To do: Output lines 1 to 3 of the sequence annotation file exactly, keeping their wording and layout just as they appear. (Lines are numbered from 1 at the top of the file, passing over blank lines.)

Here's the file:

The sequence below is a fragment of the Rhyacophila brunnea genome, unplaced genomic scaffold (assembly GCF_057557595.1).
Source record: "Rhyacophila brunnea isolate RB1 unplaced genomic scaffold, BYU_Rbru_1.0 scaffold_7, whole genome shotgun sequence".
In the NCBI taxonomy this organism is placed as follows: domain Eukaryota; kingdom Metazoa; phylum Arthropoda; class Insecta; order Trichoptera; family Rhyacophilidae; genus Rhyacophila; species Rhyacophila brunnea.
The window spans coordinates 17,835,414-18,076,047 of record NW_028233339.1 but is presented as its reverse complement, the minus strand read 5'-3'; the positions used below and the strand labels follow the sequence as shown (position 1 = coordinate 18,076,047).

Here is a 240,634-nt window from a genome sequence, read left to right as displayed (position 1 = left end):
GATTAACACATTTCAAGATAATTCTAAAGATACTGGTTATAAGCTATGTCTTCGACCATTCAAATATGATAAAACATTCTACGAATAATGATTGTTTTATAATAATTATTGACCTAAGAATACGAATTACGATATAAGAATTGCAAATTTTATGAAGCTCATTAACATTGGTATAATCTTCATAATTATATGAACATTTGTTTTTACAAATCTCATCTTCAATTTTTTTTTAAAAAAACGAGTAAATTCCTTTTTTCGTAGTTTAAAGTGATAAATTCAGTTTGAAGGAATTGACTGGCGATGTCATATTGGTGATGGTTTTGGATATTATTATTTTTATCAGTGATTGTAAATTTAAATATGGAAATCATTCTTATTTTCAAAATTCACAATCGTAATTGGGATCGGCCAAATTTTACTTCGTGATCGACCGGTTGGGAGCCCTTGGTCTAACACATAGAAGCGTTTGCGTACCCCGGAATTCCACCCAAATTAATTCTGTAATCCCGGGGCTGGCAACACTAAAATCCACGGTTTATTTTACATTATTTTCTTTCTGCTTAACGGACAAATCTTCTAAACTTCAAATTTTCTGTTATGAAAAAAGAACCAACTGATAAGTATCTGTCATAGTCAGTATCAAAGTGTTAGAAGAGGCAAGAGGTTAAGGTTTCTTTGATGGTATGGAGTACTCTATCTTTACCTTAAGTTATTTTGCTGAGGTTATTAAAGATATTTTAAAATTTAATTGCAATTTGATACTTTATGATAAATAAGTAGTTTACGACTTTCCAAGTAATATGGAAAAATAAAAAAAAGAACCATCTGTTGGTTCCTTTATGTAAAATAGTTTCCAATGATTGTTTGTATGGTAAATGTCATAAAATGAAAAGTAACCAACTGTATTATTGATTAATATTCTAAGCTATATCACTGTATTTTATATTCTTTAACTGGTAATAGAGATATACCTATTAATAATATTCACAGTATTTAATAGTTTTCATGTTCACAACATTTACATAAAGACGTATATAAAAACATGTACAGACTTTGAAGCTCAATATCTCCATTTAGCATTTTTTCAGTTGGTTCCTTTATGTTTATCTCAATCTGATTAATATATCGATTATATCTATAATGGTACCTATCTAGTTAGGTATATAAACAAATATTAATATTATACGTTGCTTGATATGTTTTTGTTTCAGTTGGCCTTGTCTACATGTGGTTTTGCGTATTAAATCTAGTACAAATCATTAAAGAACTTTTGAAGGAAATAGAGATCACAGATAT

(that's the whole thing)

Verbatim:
The sequence below is a fragment of the Rhyacophila brunnea genome, unplaced genomic scaffold (assembly GCF_057557595.1).
Source record: "Rhyacophila brunnea isolate RB1 unplaced genomic scaffold, BYU_Rbru_1.0 scaffold_7, whole genome shotgun sequence".
In the NCBI taxonomy this organism is placed as follows: domain Eukaryota; kingdom Metazoa; phylum Arthropoda; class Insecta; order Trichoptera; family Rhyacophilidae; genus Rhyacophila; species Rhyacophila brunnea.